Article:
Post by Anne Twomey, Associate Professor at the University of Sydney Law School
Changes to the rules of succession will be one of the items discussed at the Commonwealth Heads of Government meeting in Perth on 28-30 October. These changes include removing the priority given to males over females, and removing the disqualification of people from the line of succession if they marry a Catholic.
Not all Commonwealth countries have to agree to such changes, because most are republics. It is only the fifteen other ‘Realms’, of which Her Majesty is Sovereign, that are potentially affected. They range in size from Canada and Australia at one extreme to St Kitts and Nevis and Tuvalu at the other.
Westminster no longer has any power to legislate for these countries. Any changes the UK makes to the laws of succession will not apply to those Realms, unless the local law of the Realm picks up and applies the British law, or simply identifies its Sovereign by reference to whoever is Sovereign of the United Kingdom. In Tuvalu, for example, Her Majesty is Queen at the request of the people of Tuvalu. The office of Sovereign extends to her heirs and successors, according to the law of Tuvalu, but in the absence of such a law, the British law of succession applies. In contrast, in New Zealand, the Act of Settlement has become part of New Zealand law and can only be changed in its application to New Zealand by the New Zealand Parliament. So unless the New Zealand Parliament changes its law of succession, the old law will continue to apply, regardless of any change made in the United Kingdom.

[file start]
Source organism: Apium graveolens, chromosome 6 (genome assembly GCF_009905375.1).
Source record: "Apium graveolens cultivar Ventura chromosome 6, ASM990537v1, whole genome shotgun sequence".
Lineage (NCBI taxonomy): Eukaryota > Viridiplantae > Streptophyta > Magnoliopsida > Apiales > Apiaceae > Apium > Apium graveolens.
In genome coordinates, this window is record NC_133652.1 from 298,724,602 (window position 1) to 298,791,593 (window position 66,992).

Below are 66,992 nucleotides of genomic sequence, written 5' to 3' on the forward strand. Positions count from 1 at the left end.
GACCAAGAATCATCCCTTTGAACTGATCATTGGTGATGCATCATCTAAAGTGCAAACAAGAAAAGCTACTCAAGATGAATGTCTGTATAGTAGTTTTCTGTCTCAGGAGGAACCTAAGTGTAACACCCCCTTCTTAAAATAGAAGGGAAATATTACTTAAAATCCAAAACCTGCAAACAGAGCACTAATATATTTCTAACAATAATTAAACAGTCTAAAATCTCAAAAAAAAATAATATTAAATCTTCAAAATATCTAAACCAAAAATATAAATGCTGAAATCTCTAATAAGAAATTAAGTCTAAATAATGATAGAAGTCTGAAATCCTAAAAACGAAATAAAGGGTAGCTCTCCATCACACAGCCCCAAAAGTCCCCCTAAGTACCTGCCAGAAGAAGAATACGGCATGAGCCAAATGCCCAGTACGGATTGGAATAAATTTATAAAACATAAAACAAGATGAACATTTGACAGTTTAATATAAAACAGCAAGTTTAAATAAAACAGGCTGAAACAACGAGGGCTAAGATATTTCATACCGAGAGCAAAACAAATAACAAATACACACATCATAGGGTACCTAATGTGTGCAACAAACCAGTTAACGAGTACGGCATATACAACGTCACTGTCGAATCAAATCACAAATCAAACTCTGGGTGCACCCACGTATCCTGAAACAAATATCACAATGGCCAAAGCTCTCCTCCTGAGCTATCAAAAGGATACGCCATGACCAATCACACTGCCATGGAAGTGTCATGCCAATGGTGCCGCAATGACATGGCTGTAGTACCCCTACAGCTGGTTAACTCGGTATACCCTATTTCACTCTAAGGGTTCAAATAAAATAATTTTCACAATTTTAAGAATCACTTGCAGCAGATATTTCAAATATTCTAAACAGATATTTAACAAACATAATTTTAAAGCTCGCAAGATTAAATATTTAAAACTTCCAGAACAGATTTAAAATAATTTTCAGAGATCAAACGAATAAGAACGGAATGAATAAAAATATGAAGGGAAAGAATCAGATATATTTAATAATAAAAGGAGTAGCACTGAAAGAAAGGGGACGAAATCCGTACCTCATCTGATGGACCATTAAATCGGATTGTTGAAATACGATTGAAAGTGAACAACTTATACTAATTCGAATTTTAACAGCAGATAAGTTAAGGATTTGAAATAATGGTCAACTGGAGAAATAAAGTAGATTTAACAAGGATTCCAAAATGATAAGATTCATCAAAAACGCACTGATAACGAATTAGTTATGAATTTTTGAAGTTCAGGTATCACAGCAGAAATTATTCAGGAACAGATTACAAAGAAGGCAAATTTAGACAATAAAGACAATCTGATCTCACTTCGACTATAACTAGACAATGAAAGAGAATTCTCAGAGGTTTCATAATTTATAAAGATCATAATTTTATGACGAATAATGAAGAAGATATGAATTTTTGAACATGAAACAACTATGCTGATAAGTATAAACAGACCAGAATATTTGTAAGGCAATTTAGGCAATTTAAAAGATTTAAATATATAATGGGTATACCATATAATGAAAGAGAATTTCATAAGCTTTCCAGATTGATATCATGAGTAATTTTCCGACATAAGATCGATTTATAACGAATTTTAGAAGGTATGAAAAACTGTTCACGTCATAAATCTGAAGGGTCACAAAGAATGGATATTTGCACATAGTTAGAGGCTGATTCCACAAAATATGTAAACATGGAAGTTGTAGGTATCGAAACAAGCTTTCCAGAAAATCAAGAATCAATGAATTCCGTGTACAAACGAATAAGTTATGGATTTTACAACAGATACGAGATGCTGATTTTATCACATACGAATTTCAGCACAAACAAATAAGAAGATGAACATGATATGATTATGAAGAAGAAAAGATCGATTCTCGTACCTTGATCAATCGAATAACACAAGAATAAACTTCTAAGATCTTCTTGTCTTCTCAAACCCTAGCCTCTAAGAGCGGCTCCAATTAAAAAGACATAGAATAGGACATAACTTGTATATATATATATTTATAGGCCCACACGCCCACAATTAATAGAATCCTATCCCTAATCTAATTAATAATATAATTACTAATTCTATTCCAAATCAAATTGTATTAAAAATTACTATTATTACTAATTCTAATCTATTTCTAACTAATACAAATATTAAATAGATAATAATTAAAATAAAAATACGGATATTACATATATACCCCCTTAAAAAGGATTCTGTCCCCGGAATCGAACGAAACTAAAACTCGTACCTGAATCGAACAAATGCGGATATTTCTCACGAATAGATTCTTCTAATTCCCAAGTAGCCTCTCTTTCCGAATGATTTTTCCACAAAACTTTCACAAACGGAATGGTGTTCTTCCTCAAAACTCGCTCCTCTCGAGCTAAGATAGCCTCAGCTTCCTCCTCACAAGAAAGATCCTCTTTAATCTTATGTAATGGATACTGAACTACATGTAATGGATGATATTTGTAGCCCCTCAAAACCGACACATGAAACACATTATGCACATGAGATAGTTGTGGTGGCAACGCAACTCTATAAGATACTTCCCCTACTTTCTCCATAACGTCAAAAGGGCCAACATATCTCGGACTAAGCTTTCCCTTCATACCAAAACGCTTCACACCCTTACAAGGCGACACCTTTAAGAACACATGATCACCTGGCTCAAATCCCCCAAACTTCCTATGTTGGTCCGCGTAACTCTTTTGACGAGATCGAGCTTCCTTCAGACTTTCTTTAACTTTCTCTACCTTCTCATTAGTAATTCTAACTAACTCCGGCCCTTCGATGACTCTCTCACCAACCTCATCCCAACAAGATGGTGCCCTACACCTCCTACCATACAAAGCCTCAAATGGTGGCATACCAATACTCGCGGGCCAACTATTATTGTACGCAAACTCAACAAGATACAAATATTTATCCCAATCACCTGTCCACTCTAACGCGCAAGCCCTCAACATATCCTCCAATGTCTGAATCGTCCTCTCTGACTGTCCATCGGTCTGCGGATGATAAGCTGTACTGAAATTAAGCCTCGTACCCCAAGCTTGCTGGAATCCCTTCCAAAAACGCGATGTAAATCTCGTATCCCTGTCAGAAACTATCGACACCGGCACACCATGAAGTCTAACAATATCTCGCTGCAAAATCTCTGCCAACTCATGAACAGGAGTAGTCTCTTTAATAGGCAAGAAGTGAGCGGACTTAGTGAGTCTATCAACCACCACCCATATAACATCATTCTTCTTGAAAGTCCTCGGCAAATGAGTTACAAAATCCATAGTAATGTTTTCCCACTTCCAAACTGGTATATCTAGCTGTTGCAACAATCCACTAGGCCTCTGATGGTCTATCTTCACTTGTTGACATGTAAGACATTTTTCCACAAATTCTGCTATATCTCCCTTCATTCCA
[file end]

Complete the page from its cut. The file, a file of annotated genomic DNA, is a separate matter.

Matters become more awkward in the federations. In Australia, whether the federal Parliament has the power to enact a law changing the rules of succession, or whether it requires the cooperation of all the State Parliaments remains debateable. In Canada, the matter is even more uncertain. A constitutional amendment in relation to the office of the Queen requires the passage of resolutions by both Houses of the federal Parliament and all the provincial legislatures. It is unclear whether such a law would amount to a constitutional amendment. However, if the consent of all the provinces is required, difficulties might arise in getting the consent of Quebec.
The United Kingdom is perfectly entitled to change its laws concerning succession to its throne at any time without needing the consent of any other country. The ‘convention’ set out in the preamble to the Statute of Westminster 1931, which required the parliamentary consent of certain Dominions, is out-dated and arguably no longer applicable. However, if the British Government places importance on maintaining a single law of succession across all of the Realms, then this may be more difficult to achieve, given the constitutional difficulties in some of the Realms. The discussion at CHOGM will be an important first step in this process.